IS THE INFORMATION I SUBMIT UNDER AMNESTY SUBJECT TO REVIEW?
The Tax Commissioner reserves the right to review the documentation provided under amnesty and any other records that support the amnesty submission in order to confirm that the amount of the amnesty payment accurately reflects your consumer’s use tax liability.
WHAT HAPPENS IF I APPLY FOR AMNESTY BUT DON’T QUALIFY?
If you apply for amnesty but ODT determines that you don’t qualify because of a prior consumer’s use tax assessment or prior consumer’s use tax amnesty submission, ODT will issue an assessment for the balance of your consumer’s use tax liability, plus interest. Any payment submitted with your application will be applied to your consumer’s use tax liability. A payment plan is not available to consumers who do not qualify for amnesty.
PJCo: Moral to the story: don’t apply if you’re not eligible.
IS THERE A PAYMENT PLAN AVAILABLE?
A no-interest payment plan is available to businesses that were not registered for consumer’s use tax as of June 1, 2011. In order to qualify for a payment plan, the amount of consumer’s use tax due under amnesty must exceed $1,000. The length of the payment plan will be determined by the total consumer’s use tax liability and the payment period cannot exceed 7 years (84 months). Further, a minimum payment of $1,000 per month is required. If you request a payment plan:
1. At least one corporate officer, LLC member, general partner or other guarantor (“Guarantor”) must agree to the terms of the payment plan on behalf of the business and agree to accept personal liability for the entire debt; and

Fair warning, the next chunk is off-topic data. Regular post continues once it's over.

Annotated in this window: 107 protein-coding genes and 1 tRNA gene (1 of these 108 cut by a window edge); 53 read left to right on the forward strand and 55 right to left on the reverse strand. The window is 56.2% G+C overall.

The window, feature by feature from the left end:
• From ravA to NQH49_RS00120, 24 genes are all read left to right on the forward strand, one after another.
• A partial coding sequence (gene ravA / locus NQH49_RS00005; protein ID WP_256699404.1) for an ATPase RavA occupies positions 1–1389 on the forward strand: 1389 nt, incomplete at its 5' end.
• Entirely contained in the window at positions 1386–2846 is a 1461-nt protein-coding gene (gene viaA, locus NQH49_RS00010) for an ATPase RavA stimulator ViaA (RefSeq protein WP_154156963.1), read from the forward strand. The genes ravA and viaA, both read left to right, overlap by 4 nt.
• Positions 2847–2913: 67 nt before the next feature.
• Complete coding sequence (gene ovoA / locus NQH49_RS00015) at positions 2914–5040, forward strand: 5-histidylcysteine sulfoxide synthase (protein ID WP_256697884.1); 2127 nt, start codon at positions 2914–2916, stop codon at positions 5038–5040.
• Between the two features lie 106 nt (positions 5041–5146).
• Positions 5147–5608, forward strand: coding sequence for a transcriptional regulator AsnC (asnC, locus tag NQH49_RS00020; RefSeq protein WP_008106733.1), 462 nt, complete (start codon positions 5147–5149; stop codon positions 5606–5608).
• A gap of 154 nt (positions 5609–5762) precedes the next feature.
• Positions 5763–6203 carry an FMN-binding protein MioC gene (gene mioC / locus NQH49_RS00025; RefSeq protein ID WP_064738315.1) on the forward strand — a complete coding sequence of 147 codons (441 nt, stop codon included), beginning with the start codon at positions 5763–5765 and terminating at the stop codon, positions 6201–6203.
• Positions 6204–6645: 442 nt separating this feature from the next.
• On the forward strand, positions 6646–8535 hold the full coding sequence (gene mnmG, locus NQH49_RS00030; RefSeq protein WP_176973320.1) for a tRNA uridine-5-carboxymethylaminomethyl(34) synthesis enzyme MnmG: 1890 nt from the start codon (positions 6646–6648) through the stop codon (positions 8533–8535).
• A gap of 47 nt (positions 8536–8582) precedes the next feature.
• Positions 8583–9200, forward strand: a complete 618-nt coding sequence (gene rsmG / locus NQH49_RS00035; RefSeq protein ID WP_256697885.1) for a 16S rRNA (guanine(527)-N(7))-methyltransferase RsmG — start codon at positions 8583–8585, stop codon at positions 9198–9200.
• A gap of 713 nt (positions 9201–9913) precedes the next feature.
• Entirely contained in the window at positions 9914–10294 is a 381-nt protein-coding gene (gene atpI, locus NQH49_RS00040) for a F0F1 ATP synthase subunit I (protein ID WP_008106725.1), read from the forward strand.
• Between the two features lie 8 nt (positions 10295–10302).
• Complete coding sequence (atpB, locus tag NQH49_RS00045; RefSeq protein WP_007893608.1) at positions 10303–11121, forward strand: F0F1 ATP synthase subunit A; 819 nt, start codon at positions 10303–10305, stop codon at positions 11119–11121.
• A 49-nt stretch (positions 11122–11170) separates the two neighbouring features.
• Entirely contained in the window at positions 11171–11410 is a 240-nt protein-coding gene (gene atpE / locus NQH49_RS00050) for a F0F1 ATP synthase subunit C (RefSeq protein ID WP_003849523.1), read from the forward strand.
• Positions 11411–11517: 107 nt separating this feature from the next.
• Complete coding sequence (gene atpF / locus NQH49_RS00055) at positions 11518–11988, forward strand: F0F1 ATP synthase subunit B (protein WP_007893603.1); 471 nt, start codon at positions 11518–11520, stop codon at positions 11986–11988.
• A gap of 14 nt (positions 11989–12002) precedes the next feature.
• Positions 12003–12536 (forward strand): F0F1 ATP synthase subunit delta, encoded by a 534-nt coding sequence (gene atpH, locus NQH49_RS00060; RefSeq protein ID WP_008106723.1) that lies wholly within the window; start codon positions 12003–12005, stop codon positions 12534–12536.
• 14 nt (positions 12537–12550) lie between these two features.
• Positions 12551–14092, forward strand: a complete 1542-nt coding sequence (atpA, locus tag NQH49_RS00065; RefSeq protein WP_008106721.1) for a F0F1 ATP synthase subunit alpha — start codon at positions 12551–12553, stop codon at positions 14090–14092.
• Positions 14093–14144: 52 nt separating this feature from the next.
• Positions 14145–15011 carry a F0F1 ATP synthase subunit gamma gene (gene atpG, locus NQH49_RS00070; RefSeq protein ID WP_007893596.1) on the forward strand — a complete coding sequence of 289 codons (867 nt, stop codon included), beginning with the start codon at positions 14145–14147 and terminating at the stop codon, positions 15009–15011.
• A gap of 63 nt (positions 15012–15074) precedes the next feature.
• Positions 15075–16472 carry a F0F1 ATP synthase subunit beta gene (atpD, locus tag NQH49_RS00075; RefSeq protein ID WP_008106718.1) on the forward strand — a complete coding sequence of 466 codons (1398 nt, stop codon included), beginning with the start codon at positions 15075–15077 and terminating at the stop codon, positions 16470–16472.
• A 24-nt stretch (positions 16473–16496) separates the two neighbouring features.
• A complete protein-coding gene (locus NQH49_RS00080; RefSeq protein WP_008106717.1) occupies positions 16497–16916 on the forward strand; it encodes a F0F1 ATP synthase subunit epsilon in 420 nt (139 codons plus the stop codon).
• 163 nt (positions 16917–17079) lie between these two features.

2. One additional Guarantor must agree to accept personal liability for the entire debt.
Guarantors signing the payment plan agreement must provide his or her social security number on the payment plan agreement. Further, the business must waive the statute of limitations for assessment of the consumer’s use tax due under the payment plan. The first month’s payment must be remitted at the time you submit your amnesty application.
PJCo: These payment plan terms are pretty reasonable EXCEPT for those 2 onerous conditions. An officer and someone else must agree to accept personal liability?? How many companies are going to be opting for the payment plan?
This plan helps you if you have use tax liabilities. The SSTP Amnesty plan could help you if you have sales tax liability.
OH SALES TAX AMNESTY VIA THE SSTP
OH is an associate member of the Streamlined Sales Tax Project (SSTP) and as such must offer full amnesty for all past due sales taxes, penalties and interest for any company that wishes to register through the SSTP. The amnesty period must be offered until 1 year after the state becomes a full member of the SSTP. It is important to note that the amnesty is for uncollected taxes only and does not include taxes collected but not remitted. Registering through the SSTP has some significant drawbacks and there is enough significant risk that you should only proceed with extreme caution or with someone familiar with the process. One of the biggest drawbacks is that you must register with all the members of the SSTP. There are currently 21 full members and 3 associate members. So, potentially, you would reap some benefits in OH, but you’d be immediately registered in these other states where there is no amnesty offered. On the plus side though is that the other 2 associate members are also offering full amnesties. Those states are TN and UT. Also, GA is a new full member of the SSTP so they must also offer full amnesty for the first 12 months after they became a full member (which was August 1, 2011). Therefore, if your liability is great enough in any one of these 4 states it may make sense to take advantage of this opportunity. Some of our clients have literally saved millions with this approach. All of this must be handled very carefully, or the tax impact could be very detrimental. There are many factors to address, but the bottom line is there are ways to minimize the damage and take advantage of the opportunities.